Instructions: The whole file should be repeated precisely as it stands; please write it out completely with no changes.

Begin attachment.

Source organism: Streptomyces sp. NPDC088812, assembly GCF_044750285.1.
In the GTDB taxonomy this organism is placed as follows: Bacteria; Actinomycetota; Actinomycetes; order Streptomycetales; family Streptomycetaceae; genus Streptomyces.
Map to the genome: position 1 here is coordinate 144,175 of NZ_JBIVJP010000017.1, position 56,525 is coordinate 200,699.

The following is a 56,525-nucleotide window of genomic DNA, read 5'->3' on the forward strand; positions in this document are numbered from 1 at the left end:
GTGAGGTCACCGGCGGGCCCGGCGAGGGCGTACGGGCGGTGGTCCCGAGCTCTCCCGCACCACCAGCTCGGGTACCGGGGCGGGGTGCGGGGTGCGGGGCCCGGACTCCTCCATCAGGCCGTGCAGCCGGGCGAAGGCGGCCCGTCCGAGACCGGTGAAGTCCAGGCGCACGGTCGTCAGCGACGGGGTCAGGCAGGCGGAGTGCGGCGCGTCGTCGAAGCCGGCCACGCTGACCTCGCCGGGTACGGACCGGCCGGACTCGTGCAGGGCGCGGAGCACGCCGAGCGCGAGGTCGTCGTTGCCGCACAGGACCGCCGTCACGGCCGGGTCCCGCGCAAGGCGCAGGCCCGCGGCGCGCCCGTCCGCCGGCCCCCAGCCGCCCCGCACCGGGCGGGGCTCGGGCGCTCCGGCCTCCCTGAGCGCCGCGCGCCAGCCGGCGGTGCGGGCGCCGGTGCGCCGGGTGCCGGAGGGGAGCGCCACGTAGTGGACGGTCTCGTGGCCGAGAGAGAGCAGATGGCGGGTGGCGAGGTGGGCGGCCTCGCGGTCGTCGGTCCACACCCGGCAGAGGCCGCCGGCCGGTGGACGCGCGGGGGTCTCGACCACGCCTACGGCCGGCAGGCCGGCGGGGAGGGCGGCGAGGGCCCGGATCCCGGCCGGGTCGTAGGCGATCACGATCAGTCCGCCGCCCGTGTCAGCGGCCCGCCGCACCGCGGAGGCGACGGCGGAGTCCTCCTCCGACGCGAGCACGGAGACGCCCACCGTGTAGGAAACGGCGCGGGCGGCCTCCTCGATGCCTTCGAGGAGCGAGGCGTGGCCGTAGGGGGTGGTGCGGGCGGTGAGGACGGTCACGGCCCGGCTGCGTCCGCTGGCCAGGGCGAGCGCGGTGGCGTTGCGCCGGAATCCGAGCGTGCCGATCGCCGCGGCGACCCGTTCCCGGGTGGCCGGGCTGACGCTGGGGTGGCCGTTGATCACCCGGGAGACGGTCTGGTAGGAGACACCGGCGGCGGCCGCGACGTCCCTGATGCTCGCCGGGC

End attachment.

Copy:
Source organism: Streptomyces sp. NPDC088812, assembly GCF_044750285.1.
In the GTDB taxonomy this organism is placed as follows: Bacteria; Actinomycetota; Actinomycetes; order Streptomycetales; family Streptomycetaceae; genus Streptomyces.
Map to the genome: position 1 here is coordinate 144,175 of NZ_JBIVJP010000017.1, position 56,525 is coordinate 200,699.

The following is a 56,525-nucleotide window of genomic DNA, read 5'->3' on the forward strand; positions in this document are numbered from 1 at the left end:
GTGAGGTCACCGGCGGGCCCGGCGAGGGCGTACGGGCGGTGGTCCCGAGCTCTCCCGCACCACCAGCTCGGGTACCGGGGCGGGGTGCGGGGTGCGGGGCCCGGACTCCTCCATCAGGCCGTGCAGCCGGGCGAAGGCGGCCCGTCCGAGACCGGTGAAGTCCAGGCGCACGGTCGTCAGCGACGGGGTCAGGCAGGCGGAGTGCGGCGCGTCGTCGAAGCCGGCCACGCTGACCTCGCCGGGTACGGACCGGCCGGACTCGTGCAGGGCGCGGAGCACGCCGAGCGCGAGGTCGTCGTTGCCGCACAGGACCGCCGTCACGGCCGGGTCCCGCGCAAGGCGCAGGCCCGCGGCGCGCCCGTCCGCCGGCCCCCAGCCGCCCCGCACCGGGCGGGGCTCGGGCGCTCCGGCCTCCCTGAGCGCCGCGCGCCAGCCGGCGGTGCGGGCGCCGGTGCGCCGGGTGCCGGAGGGGAGCGCCACGTAGTGGACGGTCTCGTGGCCGAGAGAGAGCAGATGGCGGGTGGCGAGGTGGGCGGCCTCGCGGTCGTCGGTCCACACCCGGCAGAGGCCGCCGGCCGGTGGACGCGCGGGGGTCTCGACCACGCCTACGGCCGGCAGGCCGGCGGGGAGGGCGGCGAGGGCCCGGATCCCGGCCGGGTCGTAGGCGATCACGATCAGTCCGCCGCCCGTGTCAGCGGCCCGCCGCACCGCGGAGGCGACGGCGGAGTCCTCCTCCGACGCGAGCACGGAGACGCCCACCGTGTAGGAAACGGCGCGGGCGGCCTCCTCGATGCCTTCGAGGAGCGAGGCGTGGCCGTAGGGGGTGGTGCGGGCGGTGAGGACGGTCACGGCCCGGCTGCGTCCGCTGGCCAGGGCGAGCGCGGTGGCGTTGCGCCGGAATCCGAGCGTGCCGATCGCCGCGGCGACCCGTTCCCGGGTGGCCGGGCTGACGCTGGGGTGGCCGTTGATCACCCGGGAGACGGTCTGGTAGGAGACACCGGCGGCGGCCGCGACGTCCCTGATGCTCGCCGGGC